Referring to FIG. 2, there is shown a cross-sectional view of the sample cup 10 clearly depicting the cell 17 and the annular collar 18. Referring to FIG. 2, the cell 17 is generally cylindrical in structure and is fabricated from a suitable plastic such as polypropylene. Polypropylene and other plastics as well offer rigidity and have resistance to chemical attack. Thus these plastics are particularly useful in providing sample cup structures. The cell 17 has a tapered cell neck portion 28 about the open top 16 thereof and is defined by a top edge 29 and a circumferential groove 30. The cell neck 28, edge 29, and groove 30 are adapted to coact with and retain the annular collar member 18 in position.
As further can be seen from FIG. 2, the annular collar member 18 has interior tapered sides 32 which correspond to the taper of cell neck 28 of cell 17. There is also an extending circular projection or flange 34 which fits into groove 30 to thereby hold the annular collar 18 in place on cell 17. As previously stated, annular collar 18 is provided with an integrally molded thin film 36. Thin film 36 is unitized and seamless in construction to avert potential leaks resulting in loss of specimen and damage to the spectrochemical instrumentation. Thin film 36 is provided at its periphery with a tapered shoulder portion 38, which has a width extending inwardly from tapered sides 32 of annular collar 18 a distance which is approximately equal to the thickness of the edge 29 of cell neck 28 of cell 17. Tapered shoulder portion 38 provides a secondary seal against the potential possibility of leakage, especially important if liquids are to be subject to spectrochemical analysis in vacuum and the entire system is not vented-that is, under positive pressure relevant to its external vacuum environment in the spectrometer. About its center thin film 36 is approximately 0.00025 inches to 0.005 inches in gauge. Collar 18 is also provided with annular flange 40, which results in thin film 36 being recessed, as shown in FIG. 2 as within annular collar 18 to prevent contamination or breakage.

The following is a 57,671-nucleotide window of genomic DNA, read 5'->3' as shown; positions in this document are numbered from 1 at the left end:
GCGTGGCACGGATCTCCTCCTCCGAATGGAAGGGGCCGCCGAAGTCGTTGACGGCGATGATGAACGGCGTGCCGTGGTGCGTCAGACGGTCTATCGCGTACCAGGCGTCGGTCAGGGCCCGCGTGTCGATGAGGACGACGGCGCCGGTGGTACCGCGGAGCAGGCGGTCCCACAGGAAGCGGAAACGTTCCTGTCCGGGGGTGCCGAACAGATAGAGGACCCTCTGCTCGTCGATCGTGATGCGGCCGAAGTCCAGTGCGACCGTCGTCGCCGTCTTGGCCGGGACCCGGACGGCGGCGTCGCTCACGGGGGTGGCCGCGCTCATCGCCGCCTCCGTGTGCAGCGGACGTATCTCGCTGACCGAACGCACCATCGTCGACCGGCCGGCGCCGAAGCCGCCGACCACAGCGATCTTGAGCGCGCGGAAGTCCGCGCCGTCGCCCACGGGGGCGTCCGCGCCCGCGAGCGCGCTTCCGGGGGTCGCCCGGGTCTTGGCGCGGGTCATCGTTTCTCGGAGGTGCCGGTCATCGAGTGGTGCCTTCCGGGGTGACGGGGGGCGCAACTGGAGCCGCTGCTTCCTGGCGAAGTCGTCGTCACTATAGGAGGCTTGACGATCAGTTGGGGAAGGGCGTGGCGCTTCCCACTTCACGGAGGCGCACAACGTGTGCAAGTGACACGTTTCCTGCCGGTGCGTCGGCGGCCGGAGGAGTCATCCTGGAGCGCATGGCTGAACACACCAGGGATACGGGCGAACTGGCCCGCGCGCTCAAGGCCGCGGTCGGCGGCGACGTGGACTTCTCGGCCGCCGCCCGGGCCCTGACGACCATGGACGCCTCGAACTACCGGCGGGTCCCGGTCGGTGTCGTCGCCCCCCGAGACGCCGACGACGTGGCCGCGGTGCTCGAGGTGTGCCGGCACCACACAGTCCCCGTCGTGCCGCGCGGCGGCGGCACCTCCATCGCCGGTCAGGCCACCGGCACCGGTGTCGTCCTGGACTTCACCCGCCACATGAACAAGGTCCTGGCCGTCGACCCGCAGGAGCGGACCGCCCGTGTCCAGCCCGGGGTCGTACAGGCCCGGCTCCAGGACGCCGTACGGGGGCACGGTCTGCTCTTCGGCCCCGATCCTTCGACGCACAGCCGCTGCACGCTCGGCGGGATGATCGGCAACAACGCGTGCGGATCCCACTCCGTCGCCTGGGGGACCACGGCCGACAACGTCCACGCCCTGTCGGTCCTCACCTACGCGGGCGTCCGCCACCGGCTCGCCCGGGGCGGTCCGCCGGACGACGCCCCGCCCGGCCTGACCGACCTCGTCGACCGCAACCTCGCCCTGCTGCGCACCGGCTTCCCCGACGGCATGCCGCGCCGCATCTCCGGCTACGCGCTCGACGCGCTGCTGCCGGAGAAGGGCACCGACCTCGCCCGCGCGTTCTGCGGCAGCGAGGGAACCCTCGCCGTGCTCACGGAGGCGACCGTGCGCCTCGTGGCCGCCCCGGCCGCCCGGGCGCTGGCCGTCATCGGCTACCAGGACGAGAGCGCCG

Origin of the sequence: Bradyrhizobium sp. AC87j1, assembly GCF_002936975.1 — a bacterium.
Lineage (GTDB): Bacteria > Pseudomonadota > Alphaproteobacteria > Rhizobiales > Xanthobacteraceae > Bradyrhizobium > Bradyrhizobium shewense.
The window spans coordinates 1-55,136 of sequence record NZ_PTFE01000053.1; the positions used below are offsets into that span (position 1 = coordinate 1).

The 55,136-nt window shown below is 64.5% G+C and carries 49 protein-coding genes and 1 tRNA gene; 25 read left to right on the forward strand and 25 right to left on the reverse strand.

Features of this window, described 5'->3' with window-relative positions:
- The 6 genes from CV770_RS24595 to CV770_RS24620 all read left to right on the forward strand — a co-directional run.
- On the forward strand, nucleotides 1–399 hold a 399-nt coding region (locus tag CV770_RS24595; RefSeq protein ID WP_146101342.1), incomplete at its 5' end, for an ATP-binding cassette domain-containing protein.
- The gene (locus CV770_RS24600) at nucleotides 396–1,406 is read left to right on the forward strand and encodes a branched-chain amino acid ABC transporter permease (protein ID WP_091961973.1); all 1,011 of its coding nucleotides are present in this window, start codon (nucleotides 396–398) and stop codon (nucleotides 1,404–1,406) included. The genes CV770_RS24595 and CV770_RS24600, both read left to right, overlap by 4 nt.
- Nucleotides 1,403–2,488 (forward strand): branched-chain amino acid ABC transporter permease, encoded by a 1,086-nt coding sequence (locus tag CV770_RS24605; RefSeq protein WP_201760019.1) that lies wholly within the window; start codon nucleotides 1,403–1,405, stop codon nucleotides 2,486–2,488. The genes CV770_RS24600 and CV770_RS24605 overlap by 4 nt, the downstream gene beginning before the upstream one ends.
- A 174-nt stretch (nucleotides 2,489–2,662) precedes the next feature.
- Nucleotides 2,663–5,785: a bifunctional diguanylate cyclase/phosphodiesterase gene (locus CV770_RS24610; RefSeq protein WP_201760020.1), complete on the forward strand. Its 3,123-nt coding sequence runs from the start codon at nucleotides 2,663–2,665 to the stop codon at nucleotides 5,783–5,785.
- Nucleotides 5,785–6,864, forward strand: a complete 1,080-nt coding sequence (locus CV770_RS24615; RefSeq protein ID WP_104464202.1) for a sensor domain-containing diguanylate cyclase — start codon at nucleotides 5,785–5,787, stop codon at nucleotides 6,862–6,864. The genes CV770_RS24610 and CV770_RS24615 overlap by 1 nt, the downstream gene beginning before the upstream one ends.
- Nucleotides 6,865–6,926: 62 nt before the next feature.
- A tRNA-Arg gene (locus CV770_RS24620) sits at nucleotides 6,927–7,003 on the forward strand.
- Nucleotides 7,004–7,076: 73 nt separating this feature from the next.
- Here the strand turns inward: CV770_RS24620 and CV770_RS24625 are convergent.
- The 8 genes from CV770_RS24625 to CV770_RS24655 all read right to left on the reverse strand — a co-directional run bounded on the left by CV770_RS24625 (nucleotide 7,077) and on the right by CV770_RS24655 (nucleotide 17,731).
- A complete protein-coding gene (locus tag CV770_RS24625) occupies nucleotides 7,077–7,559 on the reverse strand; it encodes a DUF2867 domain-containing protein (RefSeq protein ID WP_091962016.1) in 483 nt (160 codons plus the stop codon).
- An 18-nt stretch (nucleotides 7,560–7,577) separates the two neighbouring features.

Thin film 36 and annular collar 18 are fabricated from unrecycled polyethylene and are free of metallic properties by processes such as injection molding. In this regard, tapered shoulder portion 38 provides an additional advantage in simplifying the injection molding of thin film 36 since sharp corners are avoided. Polyethylene is one of a number of thermoplastic materials that can be utilized in this application because of its excellent mass attenuation properties encompassing the 1 to 12 Angstrom analyte wavelength range in addition to resistance to chemical (sample) attack, temperature softening, and degradation from excitation energy sources. It also exhibits excellent tensile strength for adequate sample retention and, most importantly, provides an excellent "general purpose" thin-film sample support applicable to both short (energetic) and long (soft) wavelength studies.